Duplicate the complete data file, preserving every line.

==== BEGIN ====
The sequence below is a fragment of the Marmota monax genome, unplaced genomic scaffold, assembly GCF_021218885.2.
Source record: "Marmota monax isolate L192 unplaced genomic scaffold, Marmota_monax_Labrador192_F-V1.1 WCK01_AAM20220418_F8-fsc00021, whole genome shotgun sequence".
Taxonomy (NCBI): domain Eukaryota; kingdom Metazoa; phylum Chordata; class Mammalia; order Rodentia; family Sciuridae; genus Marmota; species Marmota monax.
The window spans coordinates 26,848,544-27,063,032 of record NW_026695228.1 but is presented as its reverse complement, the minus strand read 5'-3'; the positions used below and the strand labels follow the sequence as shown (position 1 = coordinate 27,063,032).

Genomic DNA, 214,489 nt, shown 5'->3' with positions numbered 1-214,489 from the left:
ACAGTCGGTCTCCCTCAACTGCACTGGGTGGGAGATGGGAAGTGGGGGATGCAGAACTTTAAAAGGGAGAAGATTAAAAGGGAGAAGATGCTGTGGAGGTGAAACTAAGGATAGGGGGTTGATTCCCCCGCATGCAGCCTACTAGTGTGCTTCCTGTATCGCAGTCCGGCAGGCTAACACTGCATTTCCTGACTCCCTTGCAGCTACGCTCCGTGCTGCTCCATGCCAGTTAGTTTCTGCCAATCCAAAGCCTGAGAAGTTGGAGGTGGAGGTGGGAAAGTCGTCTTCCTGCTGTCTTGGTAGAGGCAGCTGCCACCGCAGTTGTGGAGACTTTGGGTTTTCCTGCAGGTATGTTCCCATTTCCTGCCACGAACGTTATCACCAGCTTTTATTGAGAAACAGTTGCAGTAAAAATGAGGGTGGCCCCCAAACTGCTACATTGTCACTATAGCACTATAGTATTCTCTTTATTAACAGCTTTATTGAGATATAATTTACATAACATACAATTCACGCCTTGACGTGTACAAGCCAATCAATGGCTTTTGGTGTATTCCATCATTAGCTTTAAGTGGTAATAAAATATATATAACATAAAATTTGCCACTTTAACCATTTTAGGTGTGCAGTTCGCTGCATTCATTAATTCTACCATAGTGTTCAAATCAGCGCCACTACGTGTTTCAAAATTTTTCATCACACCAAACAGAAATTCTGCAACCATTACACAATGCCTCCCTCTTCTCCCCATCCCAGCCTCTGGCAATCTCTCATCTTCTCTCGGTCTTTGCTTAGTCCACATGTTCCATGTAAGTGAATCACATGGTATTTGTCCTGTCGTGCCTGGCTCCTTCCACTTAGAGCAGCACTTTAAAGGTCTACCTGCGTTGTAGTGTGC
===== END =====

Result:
The sequence below is a fragment of the Marmota monax genome, unplaced genomic scaffold, assembly GCF_021218885.2.
Source record: "Marmota monax isolate L192 unplaced genomic scaffold, Marmota_monax_Labrador192_F-V1.1 WCK01_AAM20220418_F8-fsc00021, whole genome shotgun sequence".
Taxonomy (NCBI): domain Eukaryota; kingdom Metazoa; phylum Chordata; class Mammalia; order Rodentia; family Sciuridae; genus Marmota; species Marmota monax.
The window spans coordinates 26,848,544-27,063,032 of record NW_026695228.1 but is presented as its reverse complement, the minus strand read 5'-3'; the positions used below and the strand labels follow the sequence as shown (position 1 = coordinate 27,063,032).

Genomic DNA, 214,489 nt, shown 5'->3' with positions numbered 1-214,489 from the left:
ACAGTCGGTCTCCCTCAACTGCACTGGGTGGGAGATGGGAAGTGGGGGATGCAGAACTTTAAAAGGGAGAAGATTAAAAGGGAGAAGATGCTGTGGAGGTGAAACTAAGGATAGGGGGTTGATTCCCCCGCATGCAGCCTACTAGTGTGCTTCCTGTATCGCAGTCCGGCAGGCTAACACTGCATTTCCTGACTCCCTTGCAGCTACGCTCCGTGCTGCTCCATGCCAGTTAGTTTCTGCCAATCCAAAGCCTGAGAAGTTGGAGGTGGAGGTGGGAAAGTCGTCTTCCTGCTGTCTTGGTAGAGGCAGCTGCCACCGCAGTTGTGGAGACTTTGGGTTTTCCTGCAGGTATGTTCCCATTTCCTGCCACGAACGTTATCACCAGCTTTTATTGAGAAACAGTTGCAGTAAAAATGAGGGTGGCCCCCAAACTGCTACATTGTCACTATAGCACTATAGTATTCTCTTTATTAACAGCTTTATTGAGATATAATTTACATAACATACAATTCACGCCTTGACGTGTACAAGCCAATCAATGGCTTTTGGTGTATTCCATCATTAGCTTTAAGTGGTAATAAAATATATATAACATAAAATTTGCCACTTTAACCATTTTAGGTGTGCAGTTCGCTGCATTCATTAATTCTACCATAGTGTTCAAATCAGCGCCACTACGTGTTTCAAAATTTTTCATCACACCAAACAGAAATTCTGCAACCATTACACAATGCCTCCCTCTTCTCCCCATCCCAGCCTCTGGCAATCTCTCATCTTCTCTCGGTCTTTGCTTAGTCCACATGTTCCATGTAAGTGAATCACATGGTATTTGTCCTGTCGTGCCTGGCTCCTTCCACTTAGAGCAGCACTTTAAAGGTCTACCTGCGTTGTAGTGTGC